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22.06.25 Nielsen/Jensen (eds.), Legacies of the Crusades

22.06.25 Nielsen/Jensen (eds.), Legacies of the Crusades

Conference proceedings, especially those that stem from large conferences which encompass a wide variety of scholarship, like the quadrennial meetings of the Society for the Study of the Crusades and the Latin East, can produce somewhat unwieldy books. The editors of Legacies of the Crusades acknowledge this early in their introduction, referencing the “dynamic diversity” of the 2016 conference from which the volume grew (14). Although the title of the book, and variety of people, places, and events, which could be considered legacies of the crusades, might suggest that the volume is something of a grab-bag, Nielsen and Jensen make the case that the collection has a clear focus and historiographical relevance: “One of the basic intentions with the selections made for this volume has been to highlight some crucial, yet sometimes surprisingly overlooked, elements of crusade history: the ending of warfare and the reorganisation and rebuilding of societies in immediate post-war conditions”(14). Indeed, most of the thirteen chapters which follow the introduction fit neatly into this formulation and, indeed, to highlight some important-yet-neglected aspects of crusade history.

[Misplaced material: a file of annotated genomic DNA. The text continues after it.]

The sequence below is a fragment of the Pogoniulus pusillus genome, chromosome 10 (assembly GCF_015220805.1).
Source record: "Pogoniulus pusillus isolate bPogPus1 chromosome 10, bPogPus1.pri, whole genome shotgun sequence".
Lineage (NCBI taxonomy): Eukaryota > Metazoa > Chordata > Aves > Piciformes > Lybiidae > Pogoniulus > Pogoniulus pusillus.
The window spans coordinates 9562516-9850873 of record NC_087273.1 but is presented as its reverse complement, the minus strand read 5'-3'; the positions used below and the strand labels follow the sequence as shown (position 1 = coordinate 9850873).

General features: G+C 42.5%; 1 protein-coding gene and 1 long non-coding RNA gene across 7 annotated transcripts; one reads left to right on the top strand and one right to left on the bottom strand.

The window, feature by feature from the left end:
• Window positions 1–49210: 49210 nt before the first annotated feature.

The first body chapter is, in some ways, is the most awkward fit for the volume’s stated thesis, and therefore is assigned to its own subheading, “The Diversity of Crusading,” which was the theme chosen for the 2016 SSCLE conference. The section’s lone essay is the keynote lecture from that conference, given by Alan V. Murray. Murray’s chapter, like his lecture, seeks to give a wide overview of the diverse topics, peoples, and events that are brought together in the study of the crusades. The essay begins with the major crusades directed toward the Holy Land, and gradually broadening to include the Baltic campaigns, and then the fights against the Ottoman Empire in Eastern Europe. Though barely mentioning the Iberian Peninsula, which was of course a very busy crusade theater, Murray’s essay ends with a discussion of crusading ideas and institutions as they were brought into the Atlantic world in the fifteenth and sixteenth century. The chapter ends with a detailed description of the performance of a crusade-inspired spectacle, complete with sixteenth-century special effects, which took place in Tlaxcala, Mexico, in 1539 to celebrate that city’s alliance with the Empire of Charles V, certainly a fascinating legacy of the crusades.